When logging into a system, you will usually have a unique identifier. In Windows, this identifier is called the Security Identifier (SID).
Additionally, the user will need to provide credentials to authenticate themselves. This can be in the form of a password, smart card, fingerprint, PIN code, etc.
Once a user logs in, their credentials are tied to a profile. This profile stores information about the user such as the user’s name, preferences, group memberships, etc.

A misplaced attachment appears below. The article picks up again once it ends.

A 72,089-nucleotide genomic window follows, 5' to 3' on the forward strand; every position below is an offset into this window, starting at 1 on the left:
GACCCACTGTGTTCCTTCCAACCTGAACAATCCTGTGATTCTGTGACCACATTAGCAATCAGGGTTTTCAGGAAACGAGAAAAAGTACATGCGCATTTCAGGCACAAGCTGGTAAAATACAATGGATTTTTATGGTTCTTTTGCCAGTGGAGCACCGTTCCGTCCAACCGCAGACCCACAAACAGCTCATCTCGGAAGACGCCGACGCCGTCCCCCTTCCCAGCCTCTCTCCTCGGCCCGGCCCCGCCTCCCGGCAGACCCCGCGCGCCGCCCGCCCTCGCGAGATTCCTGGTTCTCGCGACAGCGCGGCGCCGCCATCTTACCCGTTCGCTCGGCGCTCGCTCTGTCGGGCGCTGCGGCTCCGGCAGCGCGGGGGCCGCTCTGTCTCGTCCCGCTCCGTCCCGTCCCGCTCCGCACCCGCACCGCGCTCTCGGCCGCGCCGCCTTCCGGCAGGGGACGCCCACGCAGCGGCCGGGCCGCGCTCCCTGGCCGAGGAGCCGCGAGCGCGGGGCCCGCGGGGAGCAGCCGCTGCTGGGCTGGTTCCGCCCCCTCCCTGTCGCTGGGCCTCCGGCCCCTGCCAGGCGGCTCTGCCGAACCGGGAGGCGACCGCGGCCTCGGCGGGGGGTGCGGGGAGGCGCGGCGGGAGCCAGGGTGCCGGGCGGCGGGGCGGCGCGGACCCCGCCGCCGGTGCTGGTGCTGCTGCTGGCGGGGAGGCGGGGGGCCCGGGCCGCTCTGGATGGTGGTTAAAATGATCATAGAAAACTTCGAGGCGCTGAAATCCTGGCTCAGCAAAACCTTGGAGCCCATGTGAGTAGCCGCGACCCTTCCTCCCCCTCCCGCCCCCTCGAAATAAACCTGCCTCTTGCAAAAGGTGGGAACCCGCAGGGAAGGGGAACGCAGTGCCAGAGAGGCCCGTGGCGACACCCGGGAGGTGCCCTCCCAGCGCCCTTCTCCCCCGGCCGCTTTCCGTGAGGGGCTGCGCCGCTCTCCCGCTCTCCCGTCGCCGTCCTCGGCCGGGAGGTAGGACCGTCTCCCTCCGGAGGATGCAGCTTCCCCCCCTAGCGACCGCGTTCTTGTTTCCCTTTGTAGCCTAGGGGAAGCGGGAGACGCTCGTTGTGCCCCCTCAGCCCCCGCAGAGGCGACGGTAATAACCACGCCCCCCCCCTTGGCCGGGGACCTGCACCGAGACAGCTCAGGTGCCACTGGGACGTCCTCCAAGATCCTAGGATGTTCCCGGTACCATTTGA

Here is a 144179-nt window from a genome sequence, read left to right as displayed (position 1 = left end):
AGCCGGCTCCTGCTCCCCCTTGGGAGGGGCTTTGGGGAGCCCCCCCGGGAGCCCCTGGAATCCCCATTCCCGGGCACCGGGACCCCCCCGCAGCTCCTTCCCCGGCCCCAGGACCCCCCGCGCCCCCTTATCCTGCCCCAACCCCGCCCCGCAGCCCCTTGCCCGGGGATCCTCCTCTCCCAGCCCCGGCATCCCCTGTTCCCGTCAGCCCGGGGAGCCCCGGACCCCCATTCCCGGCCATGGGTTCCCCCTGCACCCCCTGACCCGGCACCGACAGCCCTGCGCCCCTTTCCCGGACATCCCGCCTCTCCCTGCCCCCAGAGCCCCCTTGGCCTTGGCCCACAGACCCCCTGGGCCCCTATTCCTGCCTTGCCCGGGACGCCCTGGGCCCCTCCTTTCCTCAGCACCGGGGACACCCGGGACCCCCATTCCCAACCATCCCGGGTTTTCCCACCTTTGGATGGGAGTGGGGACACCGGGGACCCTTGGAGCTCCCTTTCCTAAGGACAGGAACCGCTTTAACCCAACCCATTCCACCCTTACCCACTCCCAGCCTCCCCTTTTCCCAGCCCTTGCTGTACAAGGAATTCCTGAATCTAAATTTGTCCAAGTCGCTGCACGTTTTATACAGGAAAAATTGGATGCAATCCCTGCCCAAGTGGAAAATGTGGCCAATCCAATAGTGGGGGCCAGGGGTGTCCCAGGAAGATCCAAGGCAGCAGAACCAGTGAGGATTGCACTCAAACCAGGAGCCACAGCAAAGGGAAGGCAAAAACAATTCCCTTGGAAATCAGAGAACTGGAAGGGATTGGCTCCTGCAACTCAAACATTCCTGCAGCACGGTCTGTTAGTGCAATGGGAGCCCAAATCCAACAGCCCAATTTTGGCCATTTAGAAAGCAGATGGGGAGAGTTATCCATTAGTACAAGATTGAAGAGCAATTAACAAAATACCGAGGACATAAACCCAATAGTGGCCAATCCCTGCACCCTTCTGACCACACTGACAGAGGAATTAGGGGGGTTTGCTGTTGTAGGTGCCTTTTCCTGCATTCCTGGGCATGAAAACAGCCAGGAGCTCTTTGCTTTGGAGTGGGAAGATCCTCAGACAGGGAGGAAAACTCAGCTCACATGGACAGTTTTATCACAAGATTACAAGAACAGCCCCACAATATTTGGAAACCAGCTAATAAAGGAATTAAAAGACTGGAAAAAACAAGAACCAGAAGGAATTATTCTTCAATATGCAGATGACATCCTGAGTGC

Weak passwords are more vulnerable to being cracked by brute force attacks. For example, if your password is only 3 digits long, it’s very easy for a script to run through every combination of 3 digits very quickly to find your correct password.
Passwords should therefore be complex (meaning a combination of numbers, letters, and symbols) and have a longer length. Passwords should also be constantly refreshed in the chance that if a hacker does obtain your password, the password won’t be valid for too long.